“Well?” she said.

“Where do you want us to start?” Giacomo asked reluctantly.

Emilia glanced thoughtfully from one boy to the other, then her gaze fixed briefly on Daniele. “I’ll start with you, I guess,” she said, “because I’ve just got to know. What happened with Marco?”

Daniele, caught off-guard by her direct question, bit his lip uncertainly. “He caught up with me at the Villa Cimbrone,” he admitted. “I had to fight him.”

“Dani kicked his ass,” Giacomo added with a slight smile.

Emilia’s reaction was much as Giacomo’s had been. “He really fought you?” she echoed. “That’s just not like him. Why?”

Daniele flushed. “I…”

What could he tell her? How much did she know? Had she managed to read Marco’s feelings any better than they had?

But Giacomo answered for him. “He’s just jealous,” he replied.

This was close enough to the truth that Daniele didn’t want to stir things up by saying anything else, and he let it go. Emilia frowned as if she wasn’t totally satisfied by this explanation, but she moved on.

“So why are you two so tight all of a sudden?” she asked.

Giacomo sighed. “Dani rescued me,” he muttered.

Rescued you?”

“I’ve been working for some… pretty bad guys,” Giacomo explained. “You know, the protection racket everyone’s been talking about?”

Emilia drew back a fraction, looking disconcerted. “I don’t understand. Why would you do that, Giacomo?”

“We need the money,” Giacomo said. Once again, Daniele saw him look away, as if it cost him something to admit it.

Emilia looked in puzzlement from one boy to another. Daniele could sense her mind working, trying to process everything she was hearing.

“What does that have to do with Daniele?” she asked.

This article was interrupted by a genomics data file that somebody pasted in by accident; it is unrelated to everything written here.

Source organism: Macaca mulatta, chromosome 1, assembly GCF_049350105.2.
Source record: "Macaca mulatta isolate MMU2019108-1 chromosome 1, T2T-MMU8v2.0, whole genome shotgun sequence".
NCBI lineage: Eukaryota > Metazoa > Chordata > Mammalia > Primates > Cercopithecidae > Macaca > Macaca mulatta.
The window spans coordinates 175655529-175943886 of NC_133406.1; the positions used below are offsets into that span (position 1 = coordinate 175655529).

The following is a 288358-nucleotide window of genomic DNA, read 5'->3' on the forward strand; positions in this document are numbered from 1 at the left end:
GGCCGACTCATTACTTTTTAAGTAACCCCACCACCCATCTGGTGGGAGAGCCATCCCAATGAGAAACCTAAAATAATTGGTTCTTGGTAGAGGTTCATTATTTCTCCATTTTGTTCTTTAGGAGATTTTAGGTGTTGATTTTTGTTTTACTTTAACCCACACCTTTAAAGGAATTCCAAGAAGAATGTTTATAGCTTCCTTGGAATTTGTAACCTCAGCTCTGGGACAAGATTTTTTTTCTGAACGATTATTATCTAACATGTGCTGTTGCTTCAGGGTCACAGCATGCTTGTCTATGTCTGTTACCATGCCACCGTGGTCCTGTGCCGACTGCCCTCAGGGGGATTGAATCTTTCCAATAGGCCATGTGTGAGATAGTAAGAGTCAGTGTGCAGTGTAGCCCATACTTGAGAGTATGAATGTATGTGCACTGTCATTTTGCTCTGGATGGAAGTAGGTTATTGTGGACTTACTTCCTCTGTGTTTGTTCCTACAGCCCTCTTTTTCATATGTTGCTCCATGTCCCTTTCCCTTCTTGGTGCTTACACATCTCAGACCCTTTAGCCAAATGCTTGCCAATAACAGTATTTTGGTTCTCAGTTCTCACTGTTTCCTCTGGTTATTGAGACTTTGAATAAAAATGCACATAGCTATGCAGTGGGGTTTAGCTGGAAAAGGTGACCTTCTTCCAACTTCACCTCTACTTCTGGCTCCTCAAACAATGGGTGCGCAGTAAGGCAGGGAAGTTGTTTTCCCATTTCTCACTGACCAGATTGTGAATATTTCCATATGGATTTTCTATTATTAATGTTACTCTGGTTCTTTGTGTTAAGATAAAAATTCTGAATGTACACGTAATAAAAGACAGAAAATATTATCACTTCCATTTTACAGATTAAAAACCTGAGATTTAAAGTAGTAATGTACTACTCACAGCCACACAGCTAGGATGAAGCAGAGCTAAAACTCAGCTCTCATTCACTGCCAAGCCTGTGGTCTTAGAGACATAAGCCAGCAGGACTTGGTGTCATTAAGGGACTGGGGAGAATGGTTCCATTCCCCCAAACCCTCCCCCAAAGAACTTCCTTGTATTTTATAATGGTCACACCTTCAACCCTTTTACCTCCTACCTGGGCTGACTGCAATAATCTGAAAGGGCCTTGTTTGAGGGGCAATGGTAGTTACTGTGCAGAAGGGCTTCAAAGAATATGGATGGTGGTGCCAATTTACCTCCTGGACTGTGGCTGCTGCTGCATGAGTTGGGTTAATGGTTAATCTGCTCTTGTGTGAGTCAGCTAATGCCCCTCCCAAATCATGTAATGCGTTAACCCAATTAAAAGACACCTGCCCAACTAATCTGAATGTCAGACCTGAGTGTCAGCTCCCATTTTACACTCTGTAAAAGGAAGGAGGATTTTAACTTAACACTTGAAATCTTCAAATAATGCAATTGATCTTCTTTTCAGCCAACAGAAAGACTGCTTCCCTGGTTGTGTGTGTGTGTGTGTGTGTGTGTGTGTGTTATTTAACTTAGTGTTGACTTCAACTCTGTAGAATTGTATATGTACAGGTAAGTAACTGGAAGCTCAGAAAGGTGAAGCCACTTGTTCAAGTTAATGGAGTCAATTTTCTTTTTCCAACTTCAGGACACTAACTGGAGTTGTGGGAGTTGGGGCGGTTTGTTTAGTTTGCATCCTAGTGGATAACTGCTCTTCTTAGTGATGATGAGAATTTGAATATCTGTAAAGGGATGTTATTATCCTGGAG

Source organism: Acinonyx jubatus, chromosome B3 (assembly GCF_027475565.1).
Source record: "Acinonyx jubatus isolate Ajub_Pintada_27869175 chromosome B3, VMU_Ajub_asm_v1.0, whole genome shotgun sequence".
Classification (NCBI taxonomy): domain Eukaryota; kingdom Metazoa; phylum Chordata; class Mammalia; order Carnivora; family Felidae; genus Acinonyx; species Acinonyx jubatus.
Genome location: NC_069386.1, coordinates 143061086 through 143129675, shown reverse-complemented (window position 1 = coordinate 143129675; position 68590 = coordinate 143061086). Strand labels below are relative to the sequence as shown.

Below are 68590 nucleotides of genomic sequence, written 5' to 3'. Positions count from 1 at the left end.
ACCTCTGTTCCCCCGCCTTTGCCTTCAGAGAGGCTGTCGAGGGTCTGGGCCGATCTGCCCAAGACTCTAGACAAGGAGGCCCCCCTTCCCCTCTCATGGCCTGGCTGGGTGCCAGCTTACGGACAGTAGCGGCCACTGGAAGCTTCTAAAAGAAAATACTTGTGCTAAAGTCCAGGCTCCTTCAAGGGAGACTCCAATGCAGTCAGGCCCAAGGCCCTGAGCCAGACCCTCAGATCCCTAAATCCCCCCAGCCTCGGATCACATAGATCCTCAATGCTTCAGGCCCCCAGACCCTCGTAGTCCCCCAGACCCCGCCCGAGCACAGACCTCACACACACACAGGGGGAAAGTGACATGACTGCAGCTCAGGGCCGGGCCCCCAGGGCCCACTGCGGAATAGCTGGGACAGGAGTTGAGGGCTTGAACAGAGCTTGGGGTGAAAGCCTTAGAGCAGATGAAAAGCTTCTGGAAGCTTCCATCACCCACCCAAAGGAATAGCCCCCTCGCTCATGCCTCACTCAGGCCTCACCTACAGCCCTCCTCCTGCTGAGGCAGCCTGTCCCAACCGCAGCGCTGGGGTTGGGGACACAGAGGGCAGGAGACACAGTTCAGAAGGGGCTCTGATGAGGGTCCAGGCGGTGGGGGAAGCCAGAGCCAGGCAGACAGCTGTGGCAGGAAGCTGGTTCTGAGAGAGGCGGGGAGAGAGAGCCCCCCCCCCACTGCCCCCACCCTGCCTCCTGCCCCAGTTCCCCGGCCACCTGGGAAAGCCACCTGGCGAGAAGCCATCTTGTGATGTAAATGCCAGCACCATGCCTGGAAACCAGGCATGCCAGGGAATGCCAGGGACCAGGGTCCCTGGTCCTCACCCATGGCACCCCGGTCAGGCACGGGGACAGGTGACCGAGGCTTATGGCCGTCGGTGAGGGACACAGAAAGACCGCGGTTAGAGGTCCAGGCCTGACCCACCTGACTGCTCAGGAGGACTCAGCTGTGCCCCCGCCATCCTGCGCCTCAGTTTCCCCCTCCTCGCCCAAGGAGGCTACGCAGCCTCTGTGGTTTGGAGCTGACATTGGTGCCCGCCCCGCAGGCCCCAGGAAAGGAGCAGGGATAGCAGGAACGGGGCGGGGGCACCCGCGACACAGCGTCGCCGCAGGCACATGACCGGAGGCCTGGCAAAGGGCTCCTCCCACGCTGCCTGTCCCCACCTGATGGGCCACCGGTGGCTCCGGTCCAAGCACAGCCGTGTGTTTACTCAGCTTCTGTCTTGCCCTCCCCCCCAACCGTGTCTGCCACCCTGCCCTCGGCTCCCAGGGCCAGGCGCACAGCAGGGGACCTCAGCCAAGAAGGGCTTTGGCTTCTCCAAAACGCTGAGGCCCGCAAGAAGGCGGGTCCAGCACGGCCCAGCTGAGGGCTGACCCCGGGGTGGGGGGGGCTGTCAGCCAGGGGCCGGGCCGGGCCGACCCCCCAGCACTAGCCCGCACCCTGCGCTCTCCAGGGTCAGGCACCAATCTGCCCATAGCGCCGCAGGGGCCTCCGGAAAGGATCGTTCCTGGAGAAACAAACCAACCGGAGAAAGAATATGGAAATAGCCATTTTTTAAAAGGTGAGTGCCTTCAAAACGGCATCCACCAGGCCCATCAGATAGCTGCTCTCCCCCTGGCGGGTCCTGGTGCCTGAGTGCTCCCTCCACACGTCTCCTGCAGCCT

“Dani sussed me out!” Giacomo replied. “Then, well, one of the creeps I work with attacked me…”

Attacked you?” Emilia ran a hand through her hair, looking overwhelmed.

“Dani saw the whole thing. He put me back together and brought me home.” He paused, giving Daniele another punch on the arm. “Turns out he’s a pretty cool guy.”

Daniele smiled awkwardly, unsure who to look at.

“Okay,” Emilia nodded cautiously, but then she glanced at her hands, looking downcast. “But why’d you cut me and Marco out? Don’t you trust us?”

Giacomo looked ashamed. “I, well…” he tailed off.

“He was trying to keep you safe,” Daniele told her.

Emilia looked up at him, frowning. “What do you mean?”

“If you got too close…” Giacomo confessed, “I thought they might hurt you too.”

“But not Daniele…?” she pressed.

“I knew too much already,” Daniele replied.

Emilia was silent for a moment. Against his expectations, Daniele began to realise that he liked this girl. A lesser friend might have freaked out at the first sign of trouble, but she seemed to be taking everything Giacomo had told her in her stride.

“Are you going to tell Marco, too?” she asked.

Daniele and Giacomo exchanged a troubled glance.

“I dunno, Emilia,” Giacomo replied.

“He’s pretty much a mess at the moment,” Daniele added.

“Can you blame him?” Emilia retorted, but she didn’t press the issue.

“Are you okay with all this, Emilia?” Giacomo asked.

Emilia scowled. “My best friend has been beaten up by the criminals he’s working with!” she hissed. “How am I supposed to be okay with that?”

Giacomo gaped. “Jesus, Emilia,” he said. “Could you make it sound any worse?”

Emilia folded her arms. “I’m just telling it how it is,” she replied.

“But… I mean… are we okay?” Giacomo pressed.

“I guess so,” Emilia conceded reluctantly. “But you should have told me sooner.”

“So…” Giacomo asked falteringly, glancing to Daniele for support. “Do you want to hang out with us, some time?”

Emilia’s brown eyes fell on Daniele again; he shifted uncomfortably on the bench under the force of her penetrating stare.